We usually write about where to find the best CD rates.
But today we’re going to focus on where to find the worst deals.
We’re talking truly wretched rates such as 0.15% APY on a 6-month CD, or 0.25% APY for a 12-month CD.
Those are the kinds of deals you’ll find these days at the nation’s biggest banks.
JP Morgan Chase is the worst, but Citibank, Wells Fargo, PNC and all the others are nearly as bad.
These banks don’t have to compete for our savings because:
- They can borrow as much money as they need from the Federal Reserve for practically nothing. No, really, the rate for overnight loans is 0% to 0.25%.
- They don’t really need much money because they’re whacking billions from their loan portfolios every month.
That’s why you see one small bank after another take a turn at the top of our CD rankings.
These are banks that are still trying to grow by taking in new deposits and funneling that money to new loans and investments.
But so many savers rush to those small banks that more money than they can wisely use floods into new accounts.
Within weeks, sometimes days, they cut their rates to slow the flow of money into the bank and fall out of the rankings.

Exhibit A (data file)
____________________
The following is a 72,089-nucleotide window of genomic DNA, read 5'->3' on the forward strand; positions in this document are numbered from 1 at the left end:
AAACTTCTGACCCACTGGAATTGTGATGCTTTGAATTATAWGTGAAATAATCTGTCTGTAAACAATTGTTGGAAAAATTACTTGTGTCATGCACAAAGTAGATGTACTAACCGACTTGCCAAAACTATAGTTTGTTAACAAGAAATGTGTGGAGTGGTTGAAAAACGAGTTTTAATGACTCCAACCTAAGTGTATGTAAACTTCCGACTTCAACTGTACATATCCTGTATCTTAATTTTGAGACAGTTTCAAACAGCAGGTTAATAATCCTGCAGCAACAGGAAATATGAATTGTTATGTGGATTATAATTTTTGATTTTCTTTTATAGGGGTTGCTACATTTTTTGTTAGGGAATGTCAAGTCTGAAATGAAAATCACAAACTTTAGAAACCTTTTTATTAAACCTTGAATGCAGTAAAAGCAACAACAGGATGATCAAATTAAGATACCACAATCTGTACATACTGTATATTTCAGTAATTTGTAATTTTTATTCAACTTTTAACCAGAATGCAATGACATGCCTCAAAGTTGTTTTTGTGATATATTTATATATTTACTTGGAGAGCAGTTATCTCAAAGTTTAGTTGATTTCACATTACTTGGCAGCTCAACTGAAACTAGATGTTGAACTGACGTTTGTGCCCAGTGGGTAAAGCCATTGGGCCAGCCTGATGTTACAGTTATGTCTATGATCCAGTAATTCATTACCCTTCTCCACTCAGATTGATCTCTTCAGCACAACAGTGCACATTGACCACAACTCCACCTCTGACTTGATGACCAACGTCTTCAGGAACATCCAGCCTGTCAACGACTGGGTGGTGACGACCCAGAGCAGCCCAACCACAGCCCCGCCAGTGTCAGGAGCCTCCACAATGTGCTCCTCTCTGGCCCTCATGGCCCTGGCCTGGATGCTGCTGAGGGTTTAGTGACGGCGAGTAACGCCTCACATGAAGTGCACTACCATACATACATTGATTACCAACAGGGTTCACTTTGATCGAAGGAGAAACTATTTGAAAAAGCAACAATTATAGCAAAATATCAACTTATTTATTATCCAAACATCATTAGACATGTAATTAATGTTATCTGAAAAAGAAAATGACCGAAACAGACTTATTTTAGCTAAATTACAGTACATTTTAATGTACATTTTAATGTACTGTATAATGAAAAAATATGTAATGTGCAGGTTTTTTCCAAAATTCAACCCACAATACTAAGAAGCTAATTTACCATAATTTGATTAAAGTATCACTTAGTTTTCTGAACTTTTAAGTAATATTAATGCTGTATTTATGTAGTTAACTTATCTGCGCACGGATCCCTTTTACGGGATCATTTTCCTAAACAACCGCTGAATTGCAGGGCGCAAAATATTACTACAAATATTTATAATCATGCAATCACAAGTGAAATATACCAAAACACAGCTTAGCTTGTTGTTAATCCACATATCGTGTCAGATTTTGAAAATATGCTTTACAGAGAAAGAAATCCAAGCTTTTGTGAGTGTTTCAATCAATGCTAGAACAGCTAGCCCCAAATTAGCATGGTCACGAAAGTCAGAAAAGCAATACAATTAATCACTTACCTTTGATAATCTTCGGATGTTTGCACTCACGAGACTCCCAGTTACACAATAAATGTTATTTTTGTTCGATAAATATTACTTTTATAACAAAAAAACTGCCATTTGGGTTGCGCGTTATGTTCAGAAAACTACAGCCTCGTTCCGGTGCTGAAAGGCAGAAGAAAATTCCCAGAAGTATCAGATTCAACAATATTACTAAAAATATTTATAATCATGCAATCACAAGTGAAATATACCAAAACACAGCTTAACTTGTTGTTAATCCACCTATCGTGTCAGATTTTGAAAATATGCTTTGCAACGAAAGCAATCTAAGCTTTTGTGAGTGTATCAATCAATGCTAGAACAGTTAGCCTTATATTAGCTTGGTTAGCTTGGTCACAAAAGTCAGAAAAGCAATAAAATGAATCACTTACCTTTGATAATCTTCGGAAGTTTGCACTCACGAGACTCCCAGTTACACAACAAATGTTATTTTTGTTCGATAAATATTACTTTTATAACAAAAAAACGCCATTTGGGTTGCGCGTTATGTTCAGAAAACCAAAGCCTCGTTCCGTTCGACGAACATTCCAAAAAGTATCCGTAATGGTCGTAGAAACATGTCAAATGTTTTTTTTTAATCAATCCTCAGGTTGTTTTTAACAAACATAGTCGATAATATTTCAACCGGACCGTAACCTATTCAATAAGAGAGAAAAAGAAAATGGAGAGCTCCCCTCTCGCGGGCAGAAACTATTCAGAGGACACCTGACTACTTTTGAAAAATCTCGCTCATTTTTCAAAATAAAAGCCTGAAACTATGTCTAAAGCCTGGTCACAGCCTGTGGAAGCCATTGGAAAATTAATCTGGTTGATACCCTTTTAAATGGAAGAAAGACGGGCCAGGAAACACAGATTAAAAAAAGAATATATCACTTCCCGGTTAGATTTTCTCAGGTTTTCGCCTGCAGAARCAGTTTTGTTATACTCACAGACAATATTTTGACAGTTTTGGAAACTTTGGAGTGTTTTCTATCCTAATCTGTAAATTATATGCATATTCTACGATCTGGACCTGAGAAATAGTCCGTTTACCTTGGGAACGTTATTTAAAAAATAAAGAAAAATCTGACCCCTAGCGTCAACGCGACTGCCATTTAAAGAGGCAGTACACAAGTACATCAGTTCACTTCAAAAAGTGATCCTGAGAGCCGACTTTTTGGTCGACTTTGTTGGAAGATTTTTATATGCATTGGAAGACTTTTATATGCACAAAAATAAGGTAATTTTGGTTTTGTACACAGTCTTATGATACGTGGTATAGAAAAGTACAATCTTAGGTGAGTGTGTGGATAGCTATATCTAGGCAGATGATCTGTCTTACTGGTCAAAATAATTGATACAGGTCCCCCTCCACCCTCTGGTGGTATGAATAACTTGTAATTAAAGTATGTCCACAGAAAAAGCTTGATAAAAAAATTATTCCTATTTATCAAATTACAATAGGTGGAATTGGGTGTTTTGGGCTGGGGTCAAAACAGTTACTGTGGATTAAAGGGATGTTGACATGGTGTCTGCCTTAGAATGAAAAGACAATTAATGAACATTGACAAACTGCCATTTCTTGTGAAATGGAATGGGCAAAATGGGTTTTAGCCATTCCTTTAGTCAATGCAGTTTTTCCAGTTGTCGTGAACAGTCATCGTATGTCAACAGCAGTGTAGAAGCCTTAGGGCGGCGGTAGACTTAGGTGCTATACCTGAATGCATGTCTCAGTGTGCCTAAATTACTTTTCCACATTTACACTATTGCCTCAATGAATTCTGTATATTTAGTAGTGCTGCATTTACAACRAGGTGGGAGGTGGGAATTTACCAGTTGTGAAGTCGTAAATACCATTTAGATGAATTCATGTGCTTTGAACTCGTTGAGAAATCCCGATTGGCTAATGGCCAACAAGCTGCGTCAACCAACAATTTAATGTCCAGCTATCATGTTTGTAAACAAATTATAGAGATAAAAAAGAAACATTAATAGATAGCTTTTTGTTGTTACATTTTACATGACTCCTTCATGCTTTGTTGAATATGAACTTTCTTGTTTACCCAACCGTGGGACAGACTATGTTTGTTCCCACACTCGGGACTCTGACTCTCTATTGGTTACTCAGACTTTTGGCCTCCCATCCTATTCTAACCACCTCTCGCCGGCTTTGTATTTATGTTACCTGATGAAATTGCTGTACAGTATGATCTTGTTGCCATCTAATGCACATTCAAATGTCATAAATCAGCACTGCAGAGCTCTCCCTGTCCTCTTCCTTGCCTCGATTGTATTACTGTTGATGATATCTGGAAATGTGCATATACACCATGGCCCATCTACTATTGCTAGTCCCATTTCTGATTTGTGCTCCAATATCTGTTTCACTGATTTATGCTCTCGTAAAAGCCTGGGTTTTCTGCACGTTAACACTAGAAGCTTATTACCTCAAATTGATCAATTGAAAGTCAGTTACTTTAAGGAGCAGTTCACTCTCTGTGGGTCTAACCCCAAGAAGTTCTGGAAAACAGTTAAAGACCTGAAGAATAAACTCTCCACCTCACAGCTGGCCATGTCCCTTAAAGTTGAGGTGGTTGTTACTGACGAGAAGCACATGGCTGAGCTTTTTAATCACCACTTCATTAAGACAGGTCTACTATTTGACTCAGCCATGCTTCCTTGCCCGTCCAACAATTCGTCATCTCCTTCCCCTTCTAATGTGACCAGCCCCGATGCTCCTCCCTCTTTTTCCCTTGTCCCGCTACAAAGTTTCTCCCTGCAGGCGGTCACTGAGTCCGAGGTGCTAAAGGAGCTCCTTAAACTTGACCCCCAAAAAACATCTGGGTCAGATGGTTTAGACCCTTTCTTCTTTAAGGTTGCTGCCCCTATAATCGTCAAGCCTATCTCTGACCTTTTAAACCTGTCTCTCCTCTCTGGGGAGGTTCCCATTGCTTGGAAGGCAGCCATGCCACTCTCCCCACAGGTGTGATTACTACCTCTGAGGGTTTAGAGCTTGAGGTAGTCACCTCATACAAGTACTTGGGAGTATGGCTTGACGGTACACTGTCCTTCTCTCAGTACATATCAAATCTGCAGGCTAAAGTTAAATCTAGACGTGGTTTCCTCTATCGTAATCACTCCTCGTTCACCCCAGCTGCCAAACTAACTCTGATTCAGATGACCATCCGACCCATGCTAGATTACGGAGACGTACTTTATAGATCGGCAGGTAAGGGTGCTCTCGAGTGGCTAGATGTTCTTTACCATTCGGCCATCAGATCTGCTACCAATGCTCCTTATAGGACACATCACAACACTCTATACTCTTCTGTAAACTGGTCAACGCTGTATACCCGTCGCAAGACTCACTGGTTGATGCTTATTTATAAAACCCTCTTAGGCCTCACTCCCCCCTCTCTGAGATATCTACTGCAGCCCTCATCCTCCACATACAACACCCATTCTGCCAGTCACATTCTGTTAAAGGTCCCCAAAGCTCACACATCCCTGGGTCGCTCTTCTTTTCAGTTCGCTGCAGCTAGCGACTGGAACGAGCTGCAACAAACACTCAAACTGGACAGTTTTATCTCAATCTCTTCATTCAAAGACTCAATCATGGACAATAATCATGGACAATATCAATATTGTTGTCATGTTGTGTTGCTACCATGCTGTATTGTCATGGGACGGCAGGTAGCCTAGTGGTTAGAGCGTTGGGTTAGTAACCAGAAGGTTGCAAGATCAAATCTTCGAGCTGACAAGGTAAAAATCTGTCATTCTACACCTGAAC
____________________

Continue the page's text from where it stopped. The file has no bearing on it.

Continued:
The bottom line for savers: We won’t see decent certificate of deposit rates again until the big banks, with their ability to put large sums of money to work, get back in the game.
Yet look at the shameful difference between what the big banks are paying and the best, nationally available deals from the smaller banks that lead our rankings:
Harris Bank is paying 0.15% APY on a 6-month CD. TotalBank is paying 1.65% APY.
JP Morgan Chase is paying 0.25% APY on 12-month CDs. Five small banks, including H&R Block Bank are paying 2.00% APY.
PNC Bank is paying 1.05% APY on a 24-month CD. Frontier Bank is paying 2.40% APY, 2.45% APY or 2.50% APY, depending on the minimum deposit.
Bank of America is paying 1.86% on 36-month CDs. Goldwater Bank is paying 3.03%.